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Restoring the Art of Breastfeeding

Miriel Smith's avatar Miriel Smith

With this series I intend to educate, inspire, empower, challenge social norms and most of all normalize breastfeeding. I have attached a cloth or “nursing cover” over part of each painting to hide the act of breastfeeding. The cloth is designed to be removable. I encourage onlookers to look under each cloth to reveal different nursing situations. On the cloth there is a brief description explaining information or obstacles about that specific nursing relationship. These paintings showcase many different nursing relationships; some of which exist outside of people’s perception of what “normal” breastfeeding looks like. With these examples I intend to prove the point that the most important reason breastfeeding needs to be re-normalized is so that mothers know how to feed a baby long before the moment that they become a mother. Many mothers struggle to breastfeed and are often forced to give up their breastfeeding relationship as a result. I believe witnessing breastfeeding is often necessary in order to achieve breastfeeding success. As artprize continues I plan to permanently remove a cloth every day to symbolize the tearing down of barriers that work against women and their attempts to breastfeed their children. Forcing women to nurse behind closed doors destroys the collective knowledge and support that our ancestors used to benefit from before breastfeeding became taboo. Before the over-sexualization of breasts, women were free to feed anywhere and this community and wealth of knowledge did exist. Right now 49 out of 50 states currently have laws to protect a mother’s right to breastfeed in public but women are still ostracized and harassed for doing so every day. If women today were truly free to feed their children in the open, it would impact breastfeeding rates and outcomes for generations to come. With this entry I challenge the notion that women should breastfeed in private and hope to remove the barriers women face by being kept in isolation. I would like to share a story to put things in perspective: A Chimpanzee was raised in captivity and got pregnant without ever being around other mothers and their young. When her baby was born, she didn't know what to do or how to feed her baby. The zookeepers eventually had to intervene and artificially feed the baby. When she became pregnant again, the zoo had an idea and contacted the local chapter of La Leche League. Members of LLL started going to the zoo with their babies, feeding them in front of the gestating chimpanzee so she could see how fellow primates do it. Once her baby was born they returned to feed next to her. Even though she stumbled a bit at first, they taught her by example and she prevailed. Although breastfeeding is natural it doesn’t always come naturally. In many cases mothers need direction, practice and community. Just like the Chimpanzee, many new mothers have never witnessed another woman breastfeed before they became a mother themselves. I find this absurd and it is something I wish to change!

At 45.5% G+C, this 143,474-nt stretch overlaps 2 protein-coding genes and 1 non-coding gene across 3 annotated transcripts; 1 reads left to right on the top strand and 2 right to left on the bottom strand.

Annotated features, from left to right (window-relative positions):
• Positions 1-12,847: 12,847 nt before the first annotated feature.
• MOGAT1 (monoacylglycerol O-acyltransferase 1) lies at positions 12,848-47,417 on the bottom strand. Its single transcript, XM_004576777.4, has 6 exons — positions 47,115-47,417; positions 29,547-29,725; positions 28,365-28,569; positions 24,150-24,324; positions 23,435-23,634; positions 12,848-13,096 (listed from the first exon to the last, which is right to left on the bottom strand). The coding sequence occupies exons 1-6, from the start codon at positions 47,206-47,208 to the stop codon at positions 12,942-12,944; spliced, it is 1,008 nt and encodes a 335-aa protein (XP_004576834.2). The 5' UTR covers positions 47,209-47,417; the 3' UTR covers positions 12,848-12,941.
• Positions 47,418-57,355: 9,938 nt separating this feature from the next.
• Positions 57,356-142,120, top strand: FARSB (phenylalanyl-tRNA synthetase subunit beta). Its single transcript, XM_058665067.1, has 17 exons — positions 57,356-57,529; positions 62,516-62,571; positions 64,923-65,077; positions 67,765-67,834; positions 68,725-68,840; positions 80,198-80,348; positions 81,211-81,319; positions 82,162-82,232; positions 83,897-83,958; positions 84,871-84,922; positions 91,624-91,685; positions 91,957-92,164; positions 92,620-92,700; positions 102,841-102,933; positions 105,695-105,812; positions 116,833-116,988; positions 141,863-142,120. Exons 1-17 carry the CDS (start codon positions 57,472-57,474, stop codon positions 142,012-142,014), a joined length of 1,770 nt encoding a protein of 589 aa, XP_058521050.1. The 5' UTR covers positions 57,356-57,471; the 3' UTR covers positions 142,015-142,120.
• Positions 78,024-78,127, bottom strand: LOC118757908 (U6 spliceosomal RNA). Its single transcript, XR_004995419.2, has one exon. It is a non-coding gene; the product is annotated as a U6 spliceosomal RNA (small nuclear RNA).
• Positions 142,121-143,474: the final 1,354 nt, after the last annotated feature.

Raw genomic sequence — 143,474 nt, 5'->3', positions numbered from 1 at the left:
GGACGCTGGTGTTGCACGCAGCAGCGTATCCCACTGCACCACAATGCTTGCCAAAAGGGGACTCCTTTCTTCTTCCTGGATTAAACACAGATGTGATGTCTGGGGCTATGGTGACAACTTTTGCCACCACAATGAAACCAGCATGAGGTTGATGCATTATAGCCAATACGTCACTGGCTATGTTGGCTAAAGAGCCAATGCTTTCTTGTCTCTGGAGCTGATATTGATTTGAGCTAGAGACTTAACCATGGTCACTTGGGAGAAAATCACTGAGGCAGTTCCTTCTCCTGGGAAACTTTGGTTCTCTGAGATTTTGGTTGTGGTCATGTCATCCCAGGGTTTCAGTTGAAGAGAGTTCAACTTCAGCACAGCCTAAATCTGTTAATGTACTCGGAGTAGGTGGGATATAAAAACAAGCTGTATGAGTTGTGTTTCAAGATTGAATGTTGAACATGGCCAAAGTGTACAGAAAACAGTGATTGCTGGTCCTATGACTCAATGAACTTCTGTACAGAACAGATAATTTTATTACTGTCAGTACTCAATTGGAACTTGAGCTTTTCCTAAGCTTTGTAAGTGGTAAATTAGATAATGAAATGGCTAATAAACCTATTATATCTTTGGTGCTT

Entry Details
  • Art form: Time-Based
  • Depth: 1 inch
  • Medium: oil on canvas
  • Width: 22 inches
  • Year created: 2016
  • Height: 28 inches